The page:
Climate Adaptation

CLIMATE ADAPTATION

I want to punch climate change in the face. A blog about the interactions between the built environment, people, and nature.


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Finally, the southern leg of the Keystone XL Pipeline is approved. The pipeline will transport tar sands oil from Canada to Texas to be refined into fuel and chemicals, them (mostly) shipped and sold on the international market. Only a portion of the oil and refined products will go to American industries and gas stations. TransCanada, a foreign company, will temporarily hire both foreign and American workers to build the pipeline, some of it on land taken via eminent domain. 

On Friday, TransCanada received the last of three permits it needed from the Army Corps of Engineers to begin construction on the 485-mile stretch of pipeline.
The permits dealt a blow to efforts by national environmental groups to slow the momentum behind the southern leg of the project — now also known as the Gulf Coast project. Those groups, including Friends of the Earth and the Sierra Club, have urged their Texas supporters to send comments to the Army Corps, which governs pipeline permits there. The groups have highlighted dangers linked to wetlands and rivers.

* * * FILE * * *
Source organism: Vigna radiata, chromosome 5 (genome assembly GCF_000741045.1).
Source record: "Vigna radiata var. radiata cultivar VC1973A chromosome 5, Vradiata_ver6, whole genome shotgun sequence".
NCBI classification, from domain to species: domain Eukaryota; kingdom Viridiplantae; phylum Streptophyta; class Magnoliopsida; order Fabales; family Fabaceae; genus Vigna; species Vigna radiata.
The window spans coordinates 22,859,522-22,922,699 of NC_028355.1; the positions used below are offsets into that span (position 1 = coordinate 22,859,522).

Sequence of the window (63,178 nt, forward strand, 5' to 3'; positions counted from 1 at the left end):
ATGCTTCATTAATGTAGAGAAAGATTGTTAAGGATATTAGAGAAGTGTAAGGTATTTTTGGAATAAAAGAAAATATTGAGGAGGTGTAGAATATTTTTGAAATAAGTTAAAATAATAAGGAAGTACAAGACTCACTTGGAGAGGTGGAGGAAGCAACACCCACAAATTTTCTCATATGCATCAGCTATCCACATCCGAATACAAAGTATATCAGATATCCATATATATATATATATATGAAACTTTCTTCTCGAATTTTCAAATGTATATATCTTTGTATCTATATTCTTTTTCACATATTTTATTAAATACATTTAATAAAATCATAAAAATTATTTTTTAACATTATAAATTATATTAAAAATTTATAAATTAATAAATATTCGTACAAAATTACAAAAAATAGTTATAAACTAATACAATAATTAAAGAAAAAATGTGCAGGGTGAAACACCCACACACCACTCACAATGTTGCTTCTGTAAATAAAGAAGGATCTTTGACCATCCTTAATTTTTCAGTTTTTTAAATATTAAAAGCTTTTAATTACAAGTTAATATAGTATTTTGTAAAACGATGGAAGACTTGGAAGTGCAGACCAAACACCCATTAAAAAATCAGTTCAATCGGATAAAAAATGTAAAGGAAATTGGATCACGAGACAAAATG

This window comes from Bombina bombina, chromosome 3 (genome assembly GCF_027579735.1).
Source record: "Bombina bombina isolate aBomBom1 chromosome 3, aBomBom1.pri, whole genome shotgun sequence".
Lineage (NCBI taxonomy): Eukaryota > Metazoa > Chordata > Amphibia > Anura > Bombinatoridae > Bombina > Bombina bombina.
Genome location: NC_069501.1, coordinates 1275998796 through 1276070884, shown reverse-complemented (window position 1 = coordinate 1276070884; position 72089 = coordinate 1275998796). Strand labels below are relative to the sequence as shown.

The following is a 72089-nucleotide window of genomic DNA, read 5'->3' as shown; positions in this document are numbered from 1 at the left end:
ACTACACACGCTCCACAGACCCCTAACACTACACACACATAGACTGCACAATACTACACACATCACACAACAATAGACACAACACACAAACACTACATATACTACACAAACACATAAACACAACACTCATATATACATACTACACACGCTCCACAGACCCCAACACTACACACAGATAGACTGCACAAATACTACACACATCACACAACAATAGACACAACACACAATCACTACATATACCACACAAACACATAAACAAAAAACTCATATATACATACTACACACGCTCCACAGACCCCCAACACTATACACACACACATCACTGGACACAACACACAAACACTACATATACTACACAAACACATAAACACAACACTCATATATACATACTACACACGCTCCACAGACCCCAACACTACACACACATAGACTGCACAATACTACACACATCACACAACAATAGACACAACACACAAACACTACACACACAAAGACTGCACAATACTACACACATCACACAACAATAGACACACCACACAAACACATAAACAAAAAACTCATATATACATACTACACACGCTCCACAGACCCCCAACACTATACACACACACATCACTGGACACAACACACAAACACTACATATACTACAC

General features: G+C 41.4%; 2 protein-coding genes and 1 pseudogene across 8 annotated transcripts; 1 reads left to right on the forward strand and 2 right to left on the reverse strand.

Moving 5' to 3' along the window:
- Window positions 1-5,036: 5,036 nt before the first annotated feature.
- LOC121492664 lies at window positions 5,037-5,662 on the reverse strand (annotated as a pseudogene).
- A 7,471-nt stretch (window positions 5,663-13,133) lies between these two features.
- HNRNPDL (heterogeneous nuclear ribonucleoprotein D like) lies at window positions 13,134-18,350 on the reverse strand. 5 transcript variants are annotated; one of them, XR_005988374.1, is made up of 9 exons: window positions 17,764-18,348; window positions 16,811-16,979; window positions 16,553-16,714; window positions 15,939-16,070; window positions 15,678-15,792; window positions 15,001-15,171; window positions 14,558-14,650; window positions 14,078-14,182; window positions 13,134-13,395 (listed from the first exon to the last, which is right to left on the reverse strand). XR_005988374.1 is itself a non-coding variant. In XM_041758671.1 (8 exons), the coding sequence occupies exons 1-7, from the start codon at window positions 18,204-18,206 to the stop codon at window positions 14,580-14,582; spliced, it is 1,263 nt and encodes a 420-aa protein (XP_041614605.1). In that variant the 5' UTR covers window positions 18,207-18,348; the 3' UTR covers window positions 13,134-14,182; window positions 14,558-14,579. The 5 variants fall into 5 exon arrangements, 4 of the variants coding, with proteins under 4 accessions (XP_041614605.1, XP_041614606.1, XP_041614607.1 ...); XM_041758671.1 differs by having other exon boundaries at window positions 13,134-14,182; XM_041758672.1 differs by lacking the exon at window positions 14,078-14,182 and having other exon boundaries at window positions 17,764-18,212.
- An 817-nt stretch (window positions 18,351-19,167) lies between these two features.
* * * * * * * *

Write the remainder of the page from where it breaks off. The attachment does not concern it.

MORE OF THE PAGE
But the Army Corps have moved ahead.

Excellent reporting via Washington Post: TransCanada gets key go-ahead for final southern leg of pipeline project

Finally, the southern leg of the Keystone XL Pipeline is approved. The pipeline will transport tar sands oil from Canada to Texas to be refined into fuel and chemicals, them (mostly) shipped and sold on the international market. Only a portion of the oil and refined products will go to American industries and gas stations. TransCanada, a foreign company, will temporarily hire both foreign and American workers to build the pipeline, some of it on land taken via eminent domain.

On Friday, TransCanada received the last of three permits it needed from the Army Corps of Engineers to begin construction on the 485-mile stretch of pipeline.

The permits dealt a blow to efforts by national environmental groups to slow the momentum behind the southern leg of the project — now also known as the Gulf Coast project. Those groups, including Friends of the Earth and the Sierra Club, have urged their Texas supporters to send comments to the Army Corps, which governs pipeline permits there. The groups have highlighted dangers linked to wetlands and rivers.

But the Army Corps have moved ahead.

Excellent reporting via Washington Post: TransCanada gets key go-ahead for final southern leg of pipeline project

  • 62 notes
  • 1 year ago
  • Jul 29, 2012
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      Finally, the southern leg of the Keystone XL Pipeline is approved. *One would think it would be more forward-thinking to...
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      Sweet. Let’s see how much of the environment we can kill with this fucker.
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